Technical skills aside, there’s always room to improve on storytelling — although that process can be a little more nebulose and is different for everyone. 

We all consume so many different stories every day in books, movies, tv shows, even conversations we have with our friends. Take time to boil down what it is about those individual stories that really grabs your attention, you will start to get better at finding and conveying that same excitement in your stories. I, for one, love sharing the excitement game creators have for their craft. That is why I naturally gravitated towards the career I have now. 

What do you wish someone told you earlier in your career?   

I wish someone had told me earlier on that there is always the next project. It’s easy to get stuck early in your career chasing perfection, and that can lead to a lot of headaches when coupled with deadlines. As I’ve gotten further along in my career, I’ve learned that nobody is as critical of my work as I am. Not every project can or needs to be the best, but nonetheless you can find fulfillment and gradually improve in simply doing your best. There will always be the next project to challenge yourself to do even better.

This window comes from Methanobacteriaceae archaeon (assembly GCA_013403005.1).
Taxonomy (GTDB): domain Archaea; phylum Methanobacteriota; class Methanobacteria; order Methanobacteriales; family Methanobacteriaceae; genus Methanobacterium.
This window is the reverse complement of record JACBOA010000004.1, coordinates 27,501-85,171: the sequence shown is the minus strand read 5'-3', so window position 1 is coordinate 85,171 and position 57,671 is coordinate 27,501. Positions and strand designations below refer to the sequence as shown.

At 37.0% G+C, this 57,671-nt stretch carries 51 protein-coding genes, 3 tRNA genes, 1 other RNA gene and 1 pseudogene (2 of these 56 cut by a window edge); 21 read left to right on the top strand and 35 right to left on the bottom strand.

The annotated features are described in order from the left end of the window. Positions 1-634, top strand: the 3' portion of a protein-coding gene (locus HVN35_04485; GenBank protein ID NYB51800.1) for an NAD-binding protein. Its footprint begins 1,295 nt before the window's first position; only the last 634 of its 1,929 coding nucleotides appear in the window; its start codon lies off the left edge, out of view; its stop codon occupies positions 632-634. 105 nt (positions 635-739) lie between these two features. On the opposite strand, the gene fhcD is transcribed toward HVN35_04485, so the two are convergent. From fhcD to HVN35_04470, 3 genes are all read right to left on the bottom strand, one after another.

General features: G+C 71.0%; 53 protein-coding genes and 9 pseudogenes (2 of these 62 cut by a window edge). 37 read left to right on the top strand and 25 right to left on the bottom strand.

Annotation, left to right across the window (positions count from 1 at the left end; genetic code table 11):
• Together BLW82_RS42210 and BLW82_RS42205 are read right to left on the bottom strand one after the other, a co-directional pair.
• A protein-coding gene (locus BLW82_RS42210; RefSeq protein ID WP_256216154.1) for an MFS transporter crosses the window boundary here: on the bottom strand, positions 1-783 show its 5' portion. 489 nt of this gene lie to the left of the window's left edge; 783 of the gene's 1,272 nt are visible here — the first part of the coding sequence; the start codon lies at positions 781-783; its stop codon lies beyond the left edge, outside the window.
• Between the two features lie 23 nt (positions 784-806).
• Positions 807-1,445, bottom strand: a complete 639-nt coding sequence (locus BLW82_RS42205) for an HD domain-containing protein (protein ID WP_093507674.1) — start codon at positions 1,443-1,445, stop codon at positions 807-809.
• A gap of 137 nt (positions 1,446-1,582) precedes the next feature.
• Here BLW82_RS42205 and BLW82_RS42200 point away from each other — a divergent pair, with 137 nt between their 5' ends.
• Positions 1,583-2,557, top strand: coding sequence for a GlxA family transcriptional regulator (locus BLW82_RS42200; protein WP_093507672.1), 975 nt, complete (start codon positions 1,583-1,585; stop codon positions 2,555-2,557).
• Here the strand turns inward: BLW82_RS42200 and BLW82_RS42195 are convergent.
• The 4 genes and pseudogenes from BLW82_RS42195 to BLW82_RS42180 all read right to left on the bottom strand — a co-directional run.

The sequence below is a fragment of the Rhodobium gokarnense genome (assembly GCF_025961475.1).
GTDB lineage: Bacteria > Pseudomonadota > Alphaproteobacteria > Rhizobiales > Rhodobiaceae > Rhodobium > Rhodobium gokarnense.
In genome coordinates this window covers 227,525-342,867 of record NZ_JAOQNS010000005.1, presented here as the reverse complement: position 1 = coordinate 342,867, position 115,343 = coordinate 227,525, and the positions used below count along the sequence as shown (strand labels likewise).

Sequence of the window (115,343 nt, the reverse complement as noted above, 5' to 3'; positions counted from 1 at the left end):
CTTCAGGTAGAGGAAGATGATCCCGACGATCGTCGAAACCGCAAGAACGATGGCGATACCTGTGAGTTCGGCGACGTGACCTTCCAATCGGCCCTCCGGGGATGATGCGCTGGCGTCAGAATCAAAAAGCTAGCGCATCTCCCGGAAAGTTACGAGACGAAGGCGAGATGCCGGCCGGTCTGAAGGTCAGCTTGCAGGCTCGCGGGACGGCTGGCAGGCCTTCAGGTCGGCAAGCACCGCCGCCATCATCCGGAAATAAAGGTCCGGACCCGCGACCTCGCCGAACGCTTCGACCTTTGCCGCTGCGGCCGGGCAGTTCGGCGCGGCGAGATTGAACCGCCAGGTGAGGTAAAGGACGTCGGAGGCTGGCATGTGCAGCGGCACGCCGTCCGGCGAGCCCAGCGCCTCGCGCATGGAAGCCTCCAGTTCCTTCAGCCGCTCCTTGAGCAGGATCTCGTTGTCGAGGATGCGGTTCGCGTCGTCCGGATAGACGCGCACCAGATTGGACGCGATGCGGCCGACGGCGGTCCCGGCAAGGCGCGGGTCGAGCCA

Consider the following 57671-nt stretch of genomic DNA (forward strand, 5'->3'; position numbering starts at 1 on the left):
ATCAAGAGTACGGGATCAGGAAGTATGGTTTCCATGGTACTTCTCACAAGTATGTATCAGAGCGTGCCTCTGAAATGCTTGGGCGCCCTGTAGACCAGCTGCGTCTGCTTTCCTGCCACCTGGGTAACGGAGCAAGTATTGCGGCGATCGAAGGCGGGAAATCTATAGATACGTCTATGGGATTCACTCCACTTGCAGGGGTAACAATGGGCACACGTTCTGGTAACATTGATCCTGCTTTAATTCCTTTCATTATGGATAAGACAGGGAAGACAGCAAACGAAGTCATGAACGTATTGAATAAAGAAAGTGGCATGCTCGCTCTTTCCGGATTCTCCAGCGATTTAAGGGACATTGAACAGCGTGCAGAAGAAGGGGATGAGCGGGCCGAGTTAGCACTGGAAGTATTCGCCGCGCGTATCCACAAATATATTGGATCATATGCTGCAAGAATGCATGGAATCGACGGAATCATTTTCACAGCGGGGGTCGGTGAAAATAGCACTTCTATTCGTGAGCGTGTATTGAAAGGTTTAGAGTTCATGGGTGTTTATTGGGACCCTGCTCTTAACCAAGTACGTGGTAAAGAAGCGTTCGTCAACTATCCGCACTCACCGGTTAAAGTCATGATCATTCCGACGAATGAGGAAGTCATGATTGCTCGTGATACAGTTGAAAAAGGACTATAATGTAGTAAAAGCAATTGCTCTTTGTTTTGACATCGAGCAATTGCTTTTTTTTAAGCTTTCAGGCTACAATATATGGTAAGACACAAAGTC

June Smith Camera


What are you currently working on?